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Pain. 1995 Oct;63(1):77-84.

Development and initial validation of a scale to measure self-efficacy beliefs in patients with chronic pain.

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Department of Anesthesiology, University of Massachusetts Medical Center, Worcester 01655, USA.


The present study describes the development of the Chronic Pain Self-Efficacy Scale (CPSS), a 22-item questionnaire designed to measure chronic pain patients' perceived self-efficacy to cope with the consequences of chronic pain. The CPSS and other measures of psychosocial functioning were administered to 141 consecutive patients who were referred to an outpatient multidisciplinary pain treatment program. An exploratory factor analysis of the CPSS responses identified 3 factors: self-efficacy for pain management (PSE), self-efficacy for coping with symptoms (CSE), and self-efficacy for physical function (FSE). The CPSS then was administered to a replication sample of 136 chronic pain patients. Factor analysis confirmed the 3-factor structure of the CPSS. The subscale scores derived from the factor analysis were significantly correlated with measures of depression, hopelessness, somatic preoccupation, and adaptation to the chronic pain experience. Multiple regression analyses provided further support for the concurrent and construct validity of the CPSS. The scale may aid in the evaluation of the self-efficacy beliefs of chronic pain patients.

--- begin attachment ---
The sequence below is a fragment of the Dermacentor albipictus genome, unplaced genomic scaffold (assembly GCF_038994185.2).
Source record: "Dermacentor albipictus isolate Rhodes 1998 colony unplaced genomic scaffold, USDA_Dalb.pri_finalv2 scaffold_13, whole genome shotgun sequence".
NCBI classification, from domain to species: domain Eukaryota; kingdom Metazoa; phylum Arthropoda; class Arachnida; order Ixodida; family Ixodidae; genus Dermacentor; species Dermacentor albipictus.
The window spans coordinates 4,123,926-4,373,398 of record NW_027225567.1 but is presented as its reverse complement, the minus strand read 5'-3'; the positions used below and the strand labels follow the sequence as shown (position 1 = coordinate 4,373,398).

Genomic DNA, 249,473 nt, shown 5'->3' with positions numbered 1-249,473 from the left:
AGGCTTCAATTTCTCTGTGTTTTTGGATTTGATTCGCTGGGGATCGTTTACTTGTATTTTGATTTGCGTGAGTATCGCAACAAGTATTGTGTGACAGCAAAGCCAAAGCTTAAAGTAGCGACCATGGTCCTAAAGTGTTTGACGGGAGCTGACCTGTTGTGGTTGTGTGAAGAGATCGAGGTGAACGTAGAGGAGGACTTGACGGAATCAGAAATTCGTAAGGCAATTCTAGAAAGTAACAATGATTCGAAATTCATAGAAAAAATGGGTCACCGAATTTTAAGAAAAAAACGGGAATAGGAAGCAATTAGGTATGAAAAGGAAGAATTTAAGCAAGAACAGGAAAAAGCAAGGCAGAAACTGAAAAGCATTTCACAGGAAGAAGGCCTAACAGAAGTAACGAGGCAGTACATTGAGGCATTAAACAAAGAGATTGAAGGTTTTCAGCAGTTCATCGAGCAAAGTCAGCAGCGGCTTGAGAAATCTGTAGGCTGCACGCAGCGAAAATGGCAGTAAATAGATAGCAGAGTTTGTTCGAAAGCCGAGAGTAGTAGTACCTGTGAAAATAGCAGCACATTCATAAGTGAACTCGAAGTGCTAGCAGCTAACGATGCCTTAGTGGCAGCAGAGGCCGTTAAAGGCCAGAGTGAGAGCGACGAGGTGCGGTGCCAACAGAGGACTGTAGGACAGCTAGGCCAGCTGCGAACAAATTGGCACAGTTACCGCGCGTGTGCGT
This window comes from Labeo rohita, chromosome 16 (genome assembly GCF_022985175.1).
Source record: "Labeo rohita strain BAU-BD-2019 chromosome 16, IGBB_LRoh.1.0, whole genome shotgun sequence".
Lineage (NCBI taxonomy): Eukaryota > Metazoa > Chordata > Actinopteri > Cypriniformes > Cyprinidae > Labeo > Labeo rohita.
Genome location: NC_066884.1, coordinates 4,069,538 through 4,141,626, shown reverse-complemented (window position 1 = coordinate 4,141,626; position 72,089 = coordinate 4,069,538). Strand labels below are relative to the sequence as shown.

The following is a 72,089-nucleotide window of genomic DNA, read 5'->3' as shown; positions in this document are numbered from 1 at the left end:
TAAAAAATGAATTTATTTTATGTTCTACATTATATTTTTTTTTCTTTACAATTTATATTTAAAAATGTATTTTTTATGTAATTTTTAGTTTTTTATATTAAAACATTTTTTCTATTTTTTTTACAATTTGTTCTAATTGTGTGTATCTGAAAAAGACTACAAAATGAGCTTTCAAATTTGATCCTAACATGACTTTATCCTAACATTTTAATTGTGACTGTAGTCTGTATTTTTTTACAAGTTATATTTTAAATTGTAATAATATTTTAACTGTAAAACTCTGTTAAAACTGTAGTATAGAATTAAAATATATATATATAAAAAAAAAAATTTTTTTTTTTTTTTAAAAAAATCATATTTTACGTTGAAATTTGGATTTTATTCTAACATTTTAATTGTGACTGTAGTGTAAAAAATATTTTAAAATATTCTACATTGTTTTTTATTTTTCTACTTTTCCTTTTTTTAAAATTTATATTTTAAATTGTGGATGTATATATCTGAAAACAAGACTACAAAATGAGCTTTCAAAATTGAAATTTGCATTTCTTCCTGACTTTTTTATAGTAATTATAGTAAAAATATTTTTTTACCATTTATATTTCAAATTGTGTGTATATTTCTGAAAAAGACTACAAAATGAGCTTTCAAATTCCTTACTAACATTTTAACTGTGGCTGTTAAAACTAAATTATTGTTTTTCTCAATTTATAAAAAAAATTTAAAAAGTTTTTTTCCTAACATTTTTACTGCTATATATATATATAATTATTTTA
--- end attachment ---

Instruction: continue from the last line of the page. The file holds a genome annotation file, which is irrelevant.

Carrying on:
[Indexed for MEDLINE]

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